It makes sense to gain as wide a savings range as possible, share risks and secure a professional stock picking manager by purchasing through a fund. Such a collective should bring stock market and related expenses down.
Yet there are some nasty surprises even for those who take the trouble to read the small print.
Many managers are not declaring ‘performance’ fees when the paperwork shows total costs. Brokers and knowledgeable investors alike look out for the ‘total expense ratio’ (TER for short) to show the yearly expenses incurred and often make fund comparisons using such criteria.
The TER should be all-inclusive. Not only will the figure embrace the management fee but any commission and regulatory costs in buying and selling. It should be comprehensive so that both the prospective and actual investor know the drag on performance.
If the manager is under a results-related contract, such a cost should not be omitted but form a key element in the TER.
Yet frequently the holding platform where brokers lodge an investment – in place of the paper contract notes of yesteryear – give quite different expense information. A saver can be totally misled and end up paying almost six times the rate expected on a unit trust or open-ended investment company.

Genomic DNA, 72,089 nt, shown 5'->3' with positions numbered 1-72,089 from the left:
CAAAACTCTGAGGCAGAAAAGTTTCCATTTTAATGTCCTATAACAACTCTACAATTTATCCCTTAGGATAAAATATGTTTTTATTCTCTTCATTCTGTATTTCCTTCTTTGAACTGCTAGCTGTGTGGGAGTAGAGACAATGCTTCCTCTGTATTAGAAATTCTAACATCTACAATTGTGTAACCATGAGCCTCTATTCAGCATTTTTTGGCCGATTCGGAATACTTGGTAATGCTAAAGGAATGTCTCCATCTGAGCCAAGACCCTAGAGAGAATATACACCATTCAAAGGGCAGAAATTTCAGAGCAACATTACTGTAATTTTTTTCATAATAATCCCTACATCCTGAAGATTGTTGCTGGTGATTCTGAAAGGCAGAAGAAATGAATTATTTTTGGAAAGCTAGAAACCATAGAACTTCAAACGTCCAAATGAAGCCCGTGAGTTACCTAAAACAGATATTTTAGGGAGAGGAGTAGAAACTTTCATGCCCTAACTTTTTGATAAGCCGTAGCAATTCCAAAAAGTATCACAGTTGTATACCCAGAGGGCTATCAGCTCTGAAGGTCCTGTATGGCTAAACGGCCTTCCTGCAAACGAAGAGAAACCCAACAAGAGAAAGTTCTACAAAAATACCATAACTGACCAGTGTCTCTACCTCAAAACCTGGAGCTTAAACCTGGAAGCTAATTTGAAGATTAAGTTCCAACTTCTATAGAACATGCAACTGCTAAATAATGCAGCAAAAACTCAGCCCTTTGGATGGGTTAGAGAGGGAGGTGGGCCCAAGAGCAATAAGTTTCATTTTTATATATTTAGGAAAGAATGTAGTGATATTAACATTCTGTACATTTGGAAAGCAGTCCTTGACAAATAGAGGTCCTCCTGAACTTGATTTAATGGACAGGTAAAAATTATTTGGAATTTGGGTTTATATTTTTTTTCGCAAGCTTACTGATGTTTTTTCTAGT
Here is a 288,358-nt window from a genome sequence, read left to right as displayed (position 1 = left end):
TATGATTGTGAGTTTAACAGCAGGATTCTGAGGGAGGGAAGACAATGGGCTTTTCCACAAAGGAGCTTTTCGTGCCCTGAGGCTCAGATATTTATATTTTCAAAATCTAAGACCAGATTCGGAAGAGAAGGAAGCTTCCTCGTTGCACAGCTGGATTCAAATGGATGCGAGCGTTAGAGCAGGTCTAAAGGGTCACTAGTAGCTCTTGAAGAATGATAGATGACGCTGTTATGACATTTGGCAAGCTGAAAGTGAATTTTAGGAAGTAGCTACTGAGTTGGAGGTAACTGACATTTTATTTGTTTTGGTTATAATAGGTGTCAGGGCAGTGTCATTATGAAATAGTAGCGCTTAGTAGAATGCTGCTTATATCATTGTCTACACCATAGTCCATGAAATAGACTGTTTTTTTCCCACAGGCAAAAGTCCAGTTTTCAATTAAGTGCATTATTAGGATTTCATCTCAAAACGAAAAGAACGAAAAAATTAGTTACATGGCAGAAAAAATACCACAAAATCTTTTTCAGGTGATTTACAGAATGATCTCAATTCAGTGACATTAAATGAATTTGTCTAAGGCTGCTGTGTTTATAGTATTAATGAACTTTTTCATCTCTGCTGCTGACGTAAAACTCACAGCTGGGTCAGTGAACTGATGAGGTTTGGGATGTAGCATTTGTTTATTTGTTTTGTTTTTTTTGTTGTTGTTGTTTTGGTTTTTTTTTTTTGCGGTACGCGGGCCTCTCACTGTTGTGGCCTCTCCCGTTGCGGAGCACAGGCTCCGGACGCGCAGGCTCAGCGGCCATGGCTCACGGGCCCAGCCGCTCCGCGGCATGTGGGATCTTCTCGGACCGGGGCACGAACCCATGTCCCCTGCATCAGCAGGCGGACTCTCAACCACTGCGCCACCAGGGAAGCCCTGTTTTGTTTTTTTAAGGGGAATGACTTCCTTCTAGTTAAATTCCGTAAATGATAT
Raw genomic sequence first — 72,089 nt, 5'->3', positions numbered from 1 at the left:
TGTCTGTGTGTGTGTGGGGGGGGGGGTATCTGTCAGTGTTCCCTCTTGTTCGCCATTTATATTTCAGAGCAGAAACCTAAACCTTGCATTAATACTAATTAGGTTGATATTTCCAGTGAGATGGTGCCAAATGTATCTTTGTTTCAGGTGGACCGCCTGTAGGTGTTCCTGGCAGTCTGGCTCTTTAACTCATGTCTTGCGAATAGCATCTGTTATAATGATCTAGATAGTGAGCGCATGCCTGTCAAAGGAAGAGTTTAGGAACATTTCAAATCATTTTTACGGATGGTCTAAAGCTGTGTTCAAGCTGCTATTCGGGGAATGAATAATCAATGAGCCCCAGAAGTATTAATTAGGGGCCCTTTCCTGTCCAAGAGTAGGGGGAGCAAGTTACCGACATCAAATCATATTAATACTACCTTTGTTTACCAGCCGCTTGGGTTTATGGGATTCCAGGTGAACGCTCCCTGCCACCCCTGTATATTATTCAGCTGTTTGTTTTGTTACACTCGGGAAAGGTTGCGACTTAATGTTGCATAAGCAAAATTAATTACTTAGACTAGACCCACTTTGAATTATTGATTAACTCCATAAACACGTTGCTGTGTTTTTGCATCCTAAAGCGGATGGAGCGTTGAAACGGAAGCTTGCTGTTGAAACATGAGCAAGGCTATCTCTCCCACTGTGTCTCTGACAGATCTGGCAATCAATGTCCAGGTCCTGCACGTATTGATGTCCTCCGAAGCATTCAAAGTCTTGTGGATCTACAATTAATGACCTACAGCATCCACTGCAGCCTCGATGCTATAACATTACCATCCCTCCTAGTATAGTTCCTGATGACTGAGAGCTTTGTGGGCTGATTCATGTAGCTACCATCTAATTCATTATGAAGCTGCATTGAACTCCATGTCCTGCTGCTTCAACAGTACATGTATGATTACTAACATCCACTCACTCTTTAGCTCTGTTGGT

The fund manager of CF Octopus Absolute UK Equity says total expenses amount to 9.55 per cent but Hargreaves Lansdown, a discount broker, quotes just 1.69 per cent. Fidelity, not only a fund manager but also a platform provider, says the fee is 2.81 per cent.
The disparity is because the far lower rates exclude performance earnings which amount to 20 per cent. Of course, one problem is that payment by results refers to recognition of past performance and such costs will not necessarily be paid in the future. In addition, platforms are inconsistent in the timing for their calculations.
The safest way to see the true total expenses is to read the specific fund statement issued by each provider and often available through a broker.
From next month, new EU regulations will force open-ended investment collectives to provide savers with key information which must reveal the total expenses. It is long overdue.